Prevent child abuse and neglect and strengthen families through mutual self-help parent support groups.
This mission is supported by the core tenets of our collaboration:
- Children are valuable.
- Children have the right to grow up free from abuse and neglect.
- Children have the right to a safe environment.
- Children have the right to a nurturing home, family and community.
- Parents and families have the right to non-judgmental support.
- Parents and families have the right to respect.
- Parents and families have the right to compassion.
- Strong communities value children and engage families.
- Communities have the right to parent support groups that are culturally responsive.
- Communities grow through support from their own members.
- Communities benefit from equal treatment of all members.
Principles of Parent Support Groups
Trust. Parents who come to support groups count on each other to listen openly, respond honestly and always act with compassion. Parents know that all information shared in the support group is confidential and never discussed outside the group setting, within the limits of the law. All parents have the option of anonymity in the support group.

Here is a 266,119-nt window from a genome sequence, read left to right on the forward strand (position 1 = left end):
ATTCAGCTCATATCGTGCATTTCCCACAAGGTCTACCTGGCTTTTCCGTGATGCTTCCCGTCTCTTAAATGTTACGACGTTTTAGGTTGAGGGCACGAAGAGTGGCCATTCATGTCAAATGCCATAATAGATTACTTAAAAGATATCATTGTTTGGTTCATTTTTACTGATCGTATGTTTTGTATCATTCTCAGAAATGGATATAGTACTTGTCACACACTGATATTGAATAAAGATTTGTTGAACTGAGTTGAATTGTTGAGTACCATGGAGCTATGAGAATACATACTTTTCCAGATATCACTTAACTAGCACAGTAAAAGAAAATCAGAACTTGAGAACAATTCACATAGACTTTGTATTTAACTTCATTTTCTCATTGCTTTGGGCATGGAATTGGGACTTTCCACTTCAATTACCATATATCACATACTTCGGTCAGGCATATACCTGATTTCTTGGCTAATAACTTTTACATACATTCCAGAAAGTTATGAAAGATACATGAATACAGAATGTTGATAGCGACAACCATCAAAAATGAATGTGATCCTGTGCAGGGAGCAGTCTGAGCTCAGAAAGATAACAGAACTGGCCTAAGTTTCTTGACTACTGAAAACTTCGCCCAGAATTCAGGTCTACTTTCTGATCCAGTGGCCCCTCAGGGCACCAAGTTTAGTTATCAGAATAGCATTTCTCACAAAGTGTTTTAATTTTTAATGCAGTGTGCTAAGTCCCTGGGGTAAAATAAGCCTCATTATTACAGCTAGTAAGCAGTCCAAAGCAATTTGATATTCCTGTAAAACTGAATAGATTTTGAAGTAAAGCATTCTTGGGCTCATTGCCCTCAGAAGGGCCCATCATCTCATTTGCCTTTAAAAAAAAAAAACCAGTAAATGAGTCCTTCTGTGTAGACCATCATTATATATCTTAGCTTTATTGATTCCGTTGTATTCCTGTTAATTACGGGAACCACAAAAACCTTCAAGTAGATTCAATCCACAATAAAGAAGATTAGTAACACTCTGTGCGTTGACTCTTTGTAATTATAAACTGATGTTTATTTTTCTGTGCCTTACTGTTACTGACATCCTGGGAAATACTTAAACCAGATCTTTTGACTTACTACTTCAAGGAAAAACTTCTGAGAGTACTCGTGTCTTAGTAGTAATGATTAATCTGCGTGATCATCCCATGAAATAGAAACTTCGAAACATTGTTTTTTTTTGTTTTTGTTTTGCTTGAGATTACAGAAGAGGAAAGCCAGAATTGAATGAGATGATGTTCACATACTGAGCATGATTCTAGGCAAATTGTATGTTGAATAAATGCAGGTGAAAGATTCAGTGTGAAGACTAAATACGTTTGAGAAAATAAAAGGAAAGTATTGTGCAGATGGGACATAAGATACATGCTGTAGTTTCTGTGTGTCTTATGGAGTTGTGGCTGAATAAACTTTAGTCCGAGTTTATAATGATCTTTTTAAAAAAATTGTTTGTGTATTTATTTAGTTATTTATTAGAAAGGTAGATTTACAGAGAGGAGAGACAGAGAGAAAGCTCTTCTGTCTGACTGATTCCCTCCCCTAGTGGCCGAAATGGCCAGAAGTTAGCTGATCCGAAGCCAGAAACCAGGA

Reciprocity. Parents provide non-judgmental support to one another. Parents are the experts about their own families and their own children. Together, parents learn from one another about ways to strengthen their families.
Leadership & Personal Accountability. The support group belongs to the parents who attend. Parents determine the content of meetings and agenda, they define their own goals in the group, model healthy interactions, ensure meetings take place consistently, set individual goals and act on their decisions.
Respect. Parents in support groups can expect to have their feelings heard, one at a time. They can also count on having enough time for everyone to speak, rather than one or two people taking over all the time in the group. Parents, facilitators, and parent leaders honor cultural traditions, boundaries and needs of group members.
Parenting in the Present. Support groups focus on what is happening today, rather than spending precious time on things in the past that cannot be changed. At times, people need to talk about the past, because the past is affecting what is happening now.
Shared Leadership. Parents and professionals build successful partnerships. They share responsibility, expertise and leadership roles.
Responsibility. Members of the group hold each other accountable for the above values, ask for clarification if there is something they do not understand, and reach out if someone else seems to be struggling.
Non-Violence. Participants assist one another in developing positive methods of problem solving and realize that violence at any level is not an acceptable form of dealing with problems and issues.